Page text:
Most parents are well aware that children get headaches, in fact, studies have shown that more than 90% of school aged children get some type of headache. In most cases these are nothing to be worried about, and a little aspirin or similar type of medications is all that is needed for treatment. However, there are times when headaches in children are more severe and it is important for parents to know when to call the doctor about your child's headache migraine.
How Common Are Child Migraines?
While most parents are aware that kids get headaches, what they might not know is that a migraine headache in children is more common than most people realize. It is estimate that somewhere between 4% and 10% of children experience a child headache migraine, and research has shown that approaching 6% of the population has at least on migraine attack before the age of 15. Many adults with headaches started having their headaches as children, with 20% reporting the onset before age 10.
Knowing whether a baby gets a migraine is obviously difficult, but there is some evidence gathered from parents of older children diagnosed with migraines that remember the same pattern of behavior in the children during a migraine attack when the child was younger. This research suggests that infants as early as 4 months might experience a child migraine headache. So all of this research suggests that migraines in children are similar to the statistics of the adult population. Children are also susceptible to the same types of headaches as adults, and migraine headaches, tension-type headaches, and cluster headaches are all documented as possible childhood headaches.
The impact of a child headache migraine on the lives of adolescents can be as dramatic as it is for an adult, and may impeded their participation in school or interfere with their participation in after school activities. For these reasons you will want to address these issues as soon as possible and seeking proper treatment.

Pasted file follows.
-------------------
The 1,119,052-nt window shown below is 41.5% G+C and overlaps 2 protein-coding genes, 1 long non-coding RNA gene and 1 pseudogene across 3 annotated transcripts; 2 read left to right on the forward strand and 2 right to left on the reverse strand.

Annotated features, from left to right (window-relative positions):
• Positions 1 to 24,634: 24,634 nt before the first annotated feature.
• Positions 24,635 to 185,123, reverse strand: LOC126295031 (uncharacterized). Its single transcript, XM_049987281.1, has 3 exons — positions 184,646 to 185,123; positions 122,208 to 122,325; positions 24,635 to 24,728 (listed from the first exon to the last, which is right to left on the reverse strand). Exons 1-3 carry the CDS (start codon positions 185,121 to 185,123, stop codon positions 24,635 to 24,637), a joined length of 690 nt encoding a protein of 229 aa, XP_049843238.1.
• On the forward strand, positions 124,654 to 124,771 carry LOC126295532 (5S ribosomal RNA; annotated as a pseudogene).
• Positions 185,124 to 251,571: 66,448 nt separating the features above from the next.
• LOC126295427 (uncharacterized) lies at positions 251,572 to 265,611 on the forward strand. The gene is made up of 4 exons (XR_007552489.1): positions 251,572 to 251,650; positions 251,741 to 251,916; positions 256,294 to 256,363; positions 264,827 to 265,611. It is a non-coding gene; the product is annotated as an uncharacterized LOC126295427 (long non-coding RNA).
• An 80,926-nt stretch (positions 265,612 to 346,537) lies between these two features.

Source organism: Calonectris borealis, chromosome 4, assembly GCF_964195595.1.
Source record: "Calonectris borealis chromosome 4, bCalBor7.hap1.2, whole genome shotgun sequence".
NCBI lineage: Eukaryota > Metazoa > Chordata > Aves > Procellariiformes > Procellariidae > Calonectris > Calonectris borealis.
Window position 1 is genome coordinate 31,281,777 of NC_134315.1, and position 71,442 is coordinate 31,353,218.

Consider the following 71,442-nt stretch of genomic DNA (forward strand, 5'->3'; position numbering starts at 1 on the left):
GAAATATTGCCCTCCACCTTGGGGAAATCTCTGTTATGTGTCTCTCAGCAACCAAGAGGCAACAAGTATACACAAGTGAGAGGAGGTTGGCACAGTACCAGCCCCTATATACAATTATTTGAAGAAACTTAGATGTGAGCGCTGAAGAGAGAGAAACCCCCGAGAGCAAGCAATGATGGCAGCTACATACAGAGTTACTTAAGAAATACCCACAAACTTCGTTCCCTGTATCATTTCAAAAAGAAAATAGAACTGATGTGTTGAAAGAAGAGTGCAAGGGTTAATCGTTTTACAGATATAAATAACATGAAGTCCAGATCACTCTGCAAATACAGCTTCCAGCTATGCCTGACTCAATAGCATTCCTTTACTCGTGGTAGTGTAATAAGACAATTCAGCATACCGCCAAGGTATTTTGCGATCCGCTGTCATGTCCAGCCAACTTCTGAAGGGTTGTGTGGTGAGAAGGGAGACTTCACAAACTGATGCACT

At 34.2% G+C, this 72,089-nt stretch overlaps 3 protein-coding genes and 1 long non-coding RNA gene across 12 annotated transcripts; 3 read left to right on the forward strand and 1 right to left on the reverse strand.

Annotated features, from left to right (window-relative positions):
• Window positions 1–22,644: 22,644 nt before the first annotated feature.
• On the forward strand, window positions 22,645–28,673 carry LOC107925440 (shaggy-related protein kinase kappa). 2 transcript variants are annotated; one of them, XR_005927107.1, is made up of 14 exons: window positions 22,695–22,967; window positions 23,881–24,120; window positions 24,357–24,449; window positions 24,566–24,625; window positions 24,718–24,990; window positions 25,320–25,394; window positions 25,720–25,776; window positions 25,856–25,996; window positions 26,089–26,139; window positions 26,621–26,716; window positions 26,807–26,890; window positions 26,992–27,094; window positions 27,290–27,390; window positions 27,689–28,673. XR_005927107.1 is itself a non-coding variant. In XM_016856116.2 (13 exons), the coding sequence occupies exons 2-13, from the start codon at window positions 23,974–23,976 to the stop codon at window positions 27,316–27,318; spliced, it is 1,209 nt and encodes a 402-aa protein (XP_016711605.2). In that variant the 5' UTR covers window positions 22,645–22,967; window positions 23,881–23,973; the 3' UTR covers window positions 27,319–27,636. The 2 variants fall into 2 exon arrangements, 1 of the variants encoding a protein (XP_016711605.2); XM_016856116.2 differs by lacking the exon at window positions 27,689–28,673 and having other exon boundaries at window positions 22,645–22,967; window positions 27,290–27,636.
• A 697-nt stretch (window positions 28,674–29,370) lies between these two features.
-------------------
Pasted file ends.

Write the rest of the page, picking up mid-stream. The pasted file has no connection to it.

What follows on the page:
When to call the doctor?
So, how does a parent know when to call the doctor about their child's headache migraine? This article presents some general guidelines you can use that are recommended by medical professionals. Always err on the side of caution and when in doubt call your family pediatric doctor for their recommendations.
If a childs headache symptom continues for more than a couple of hours you should consult your family doctor. Also if your child complains of severe pain or any other unusual symptoms it is best to call your physician immediately. You should also call your doctor if your child's migraine symptoms include any of the following: Occur at least once a month Headaches that wake a child from sleep. Keep him or her out of school
- Personality changes.
- Follow an injury, such as a blow to the head
- Worsening or more frequent headaches.
- Complaints that "this is the worst headache I've ever had!"
- The headache is different than previous headaches.
- Feature persistent nausea, vomiting or visual changes
- Are accompanied by fever, along with neck pain or stiffness
Knowing the type of headache is important for an accurate diagnosis. To this end your doctor will ask for some basic information to help them determine the type of headache and the proper course of treatment. Your family doctor will ask you to describe your child migraine symptoms in detail to try and determine if there is a pattern or specific triggers. It is advisable for the parent to keep a headache diary of each episode to assist you and your doctor with a proper diagnose.
A headache diary will describe the symptoms of your child headache migraine, when it occurred, the specific symptoms shown, how long it lasted, whether there was an aura element, and any causes or triggers that you might have identified. This information will prove very valuable for a proper diagnosis. Your can find examples of headache diaries online that are free to download.